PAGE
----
Haydn, Chemistry, Romance and a Joke
6th April 2016
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For this, the fourth concert of Newark Music Club’s season on Friday 1st April, an excellent photo and introduction to the Tedesca String Quartet was published in last week’s Newark Advertiser.  And the music played was well described in the programme notes.


What is left for a reviewer to do?  The answer, of course, lies in the performance itself.  It was good to see a large audience in Barnbygate Church.  Writing for a string quartet is often regarded as the most demanding form for a classical composer and in this programme we experienced three works that showed the composers at the height of their art.


Haydn’s Op.64 No.6 was the last quartet written for the Esterhazy family before he moved to London, by which time he had written about 60 quartets.  Here Haydn gave ample opportunity for the individual instruments to shine in their own right.  And so we were able to appreciate from the start the beauty of the sound from the Tedesca both as individuals and in their ensemble.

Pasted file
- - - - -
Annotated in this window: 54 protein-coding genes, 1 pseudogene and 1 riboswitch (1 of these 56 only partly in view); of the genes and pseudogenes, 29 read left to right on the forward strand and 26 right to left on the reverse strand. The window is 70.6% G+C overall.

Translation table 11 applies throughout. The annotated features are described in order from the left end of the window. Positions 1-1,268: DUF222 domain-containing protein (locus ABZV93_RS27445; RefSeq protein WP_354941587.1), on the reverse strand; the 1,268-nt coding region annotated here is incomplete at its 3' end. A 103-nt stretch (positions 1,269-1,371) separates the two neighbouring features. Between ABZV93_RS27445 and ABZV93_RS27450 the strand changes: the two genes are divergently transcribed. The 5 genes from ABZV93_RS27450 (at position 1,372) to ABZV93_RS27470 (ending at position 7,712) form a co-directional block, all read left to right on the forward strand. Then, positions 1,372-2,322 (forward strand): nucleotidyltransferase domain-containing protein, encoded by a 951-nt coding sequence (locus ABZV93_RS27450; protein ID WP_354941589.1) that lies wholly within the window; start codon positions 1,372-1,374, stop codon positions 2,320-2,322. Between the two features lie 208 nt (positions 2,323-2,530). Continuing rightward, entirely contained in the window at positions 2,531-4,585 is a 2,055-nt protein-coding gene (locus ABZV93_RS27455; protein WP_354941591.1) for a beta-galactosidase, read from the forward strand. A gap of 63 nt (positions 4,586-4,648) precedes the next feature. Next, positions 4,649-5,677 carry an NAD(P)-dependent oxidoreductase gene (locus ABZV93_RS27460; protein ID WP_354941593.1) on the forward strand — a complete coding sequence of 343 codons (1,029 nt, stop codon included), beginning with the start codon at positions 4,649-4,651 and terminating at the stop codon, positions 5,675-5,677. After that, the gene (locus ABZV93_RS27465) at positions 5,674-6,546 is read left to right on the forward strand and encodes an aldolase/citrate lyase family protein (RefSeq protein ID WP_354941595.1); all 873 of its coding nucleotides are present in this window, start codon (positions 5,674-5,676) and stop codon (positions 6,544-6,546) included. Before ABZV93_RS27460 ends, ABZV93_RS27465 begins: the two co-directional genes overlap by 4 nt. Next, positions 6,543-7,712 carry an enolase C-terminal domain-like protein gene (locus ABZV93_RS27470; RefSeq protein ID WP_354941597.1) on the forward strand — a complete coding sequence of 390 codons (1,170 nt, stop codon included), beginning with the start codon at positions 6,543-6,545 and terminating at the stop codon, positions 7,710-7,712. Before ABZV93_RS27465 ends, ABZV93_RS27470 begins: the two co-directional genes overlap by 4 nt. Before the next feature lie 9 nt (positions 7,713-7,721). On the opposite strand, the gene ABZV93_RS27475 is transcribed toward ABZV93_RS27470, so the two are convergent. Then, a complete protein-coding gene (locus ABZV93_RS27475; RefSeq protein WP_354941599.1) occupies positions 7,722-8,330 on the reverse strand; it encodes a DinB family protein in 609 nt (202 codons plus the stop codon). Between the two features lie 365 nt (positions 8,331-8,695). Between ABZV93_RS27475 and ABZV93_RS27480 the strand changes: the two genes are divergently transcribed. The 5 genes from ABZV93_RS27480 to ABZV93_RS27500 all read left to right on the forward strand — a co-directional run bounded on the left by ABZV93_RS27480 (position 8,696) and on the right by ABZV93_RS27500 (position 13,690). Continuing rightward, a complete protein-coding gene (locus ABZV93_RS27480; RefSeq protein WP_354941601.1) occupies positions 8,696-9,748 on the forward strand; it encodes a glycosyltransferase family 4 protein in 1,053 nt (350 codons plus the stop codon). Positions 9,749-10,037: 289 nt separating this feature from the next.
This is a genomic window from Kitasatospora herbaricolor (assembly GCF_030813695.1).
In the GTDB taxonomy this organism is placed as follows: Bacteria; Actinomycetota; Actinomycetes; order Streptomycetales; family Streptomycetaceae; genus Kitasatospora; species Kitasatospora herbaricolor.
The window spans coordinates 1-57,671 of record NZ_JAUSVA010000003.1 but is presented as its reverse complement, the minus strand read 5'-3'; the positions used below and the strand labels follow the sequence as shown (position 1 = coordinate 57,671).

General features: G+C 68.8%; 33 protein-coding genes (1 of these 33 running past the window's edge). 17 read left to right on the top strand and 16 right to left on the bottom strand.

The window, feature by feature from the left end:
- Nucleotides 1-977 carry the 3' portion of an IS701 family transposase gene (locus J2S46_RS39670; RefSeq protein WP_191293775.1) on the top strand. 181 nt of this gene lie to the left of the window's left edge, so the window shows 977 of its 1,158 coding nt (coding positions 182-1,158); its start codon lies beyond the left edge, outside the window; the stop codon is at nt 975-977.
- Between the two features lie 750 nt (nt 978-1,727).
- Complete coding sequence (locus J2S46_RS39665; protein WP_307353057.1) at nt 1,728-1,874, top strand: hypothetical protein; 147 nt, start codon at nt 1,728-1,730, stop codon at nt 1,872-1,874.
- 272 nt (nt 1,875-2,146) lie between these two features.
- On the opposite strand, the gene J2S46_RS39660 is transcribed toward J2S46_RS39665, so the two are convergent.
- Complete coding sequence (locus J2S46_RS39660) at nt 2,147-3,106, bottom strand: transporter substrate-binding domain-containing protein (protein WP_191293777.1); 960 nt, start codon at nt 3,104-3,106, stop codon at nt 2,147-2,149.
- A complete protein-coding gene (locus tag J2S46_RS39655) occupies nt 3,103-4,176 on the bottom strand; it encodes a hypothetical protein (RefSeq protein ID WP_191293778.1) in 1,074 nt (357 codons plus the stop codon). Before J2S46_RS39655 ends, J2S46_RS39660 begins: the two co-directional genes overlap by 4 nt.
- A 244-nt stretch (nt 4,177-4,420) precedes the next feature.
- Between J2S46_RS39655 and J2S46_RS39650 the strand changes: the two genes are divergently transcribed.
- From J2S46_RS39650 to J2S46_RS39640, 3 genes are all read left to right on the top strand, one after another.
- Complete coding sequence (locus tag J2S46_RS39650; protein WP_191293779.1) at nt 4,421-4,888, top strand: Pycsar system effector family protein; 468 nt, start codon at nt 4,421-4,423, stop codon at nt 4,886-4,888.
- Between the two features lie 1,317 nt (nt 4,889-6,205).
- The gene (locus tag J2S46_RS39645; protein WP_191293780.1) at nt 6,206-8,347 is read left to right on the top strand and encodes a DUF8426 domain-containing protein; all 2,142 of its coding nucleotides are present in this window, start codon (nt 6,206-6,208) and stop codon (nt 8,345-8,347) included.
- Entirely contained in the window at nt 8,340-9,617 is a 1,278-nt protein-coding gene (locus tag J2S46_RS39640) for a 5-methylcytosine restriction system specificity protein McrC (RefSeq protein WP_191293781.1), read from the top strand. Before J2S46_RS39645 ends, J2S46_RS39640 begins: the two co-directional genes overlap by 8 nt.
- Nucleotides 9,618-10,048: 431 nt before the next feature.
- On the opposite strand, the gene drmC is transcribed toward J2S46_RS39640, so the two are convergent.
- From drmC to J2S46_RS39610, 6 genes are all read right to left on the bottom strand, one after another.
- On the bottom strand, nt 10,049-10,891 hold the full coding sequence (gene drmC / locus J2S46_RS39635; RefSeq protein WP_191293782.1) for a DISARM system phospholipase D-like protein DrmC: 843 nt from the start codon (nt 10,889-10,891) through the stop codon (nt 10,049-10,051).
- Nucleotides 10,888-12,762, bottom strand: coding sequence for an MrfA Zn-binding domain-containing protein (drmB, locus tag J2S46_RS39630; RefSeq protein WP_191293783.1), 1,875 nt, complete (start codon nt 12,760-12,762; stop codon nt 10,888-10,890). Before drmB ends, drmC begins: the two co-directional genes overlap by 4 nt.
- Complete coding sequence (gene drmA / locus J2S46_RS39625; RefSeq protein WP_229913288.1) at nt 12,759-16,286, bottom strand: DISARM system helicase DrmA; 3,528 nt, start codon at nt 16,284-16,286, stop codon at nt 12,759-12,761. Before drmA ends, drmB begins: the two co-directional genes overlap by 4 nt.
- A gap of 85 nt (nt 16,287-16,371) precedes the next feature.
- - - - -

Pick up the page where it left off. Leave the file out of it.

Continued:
Borodin was an extraordinary composer as his main profession was as a chemistry teacher, but the quality of his small output is undeniable.  The melodies in the second quartet were famously copied for the musical Kismet, and each of the instruments gets a chance to shine with glorious tunes.  Particularly outstanding was the tone of Jenny Curtis’ ‘cello.  At the interval I asked Jenny about the instrument.  It is from an unknown maker in Saxony and is about 300 years old.  What is more it has had a new neck fitted at some time!!  So students at Newark School of Violin Making take heart!!


After the interval, Brahms.  Noted more as a symphonic composer, the programme notes suggested he struggled to “fit” his “sound” into a quartet.  I disagree.  The Tedesca’s full tones did ample justice to this Romantic period work carrying us through to a powerful climax.


Yes, we did get an encore – most appropriately for the 1st April - the final movement of Haydn’s “Joke” quartet, Op.33 No.2 – the Wikipedia page tells you all….


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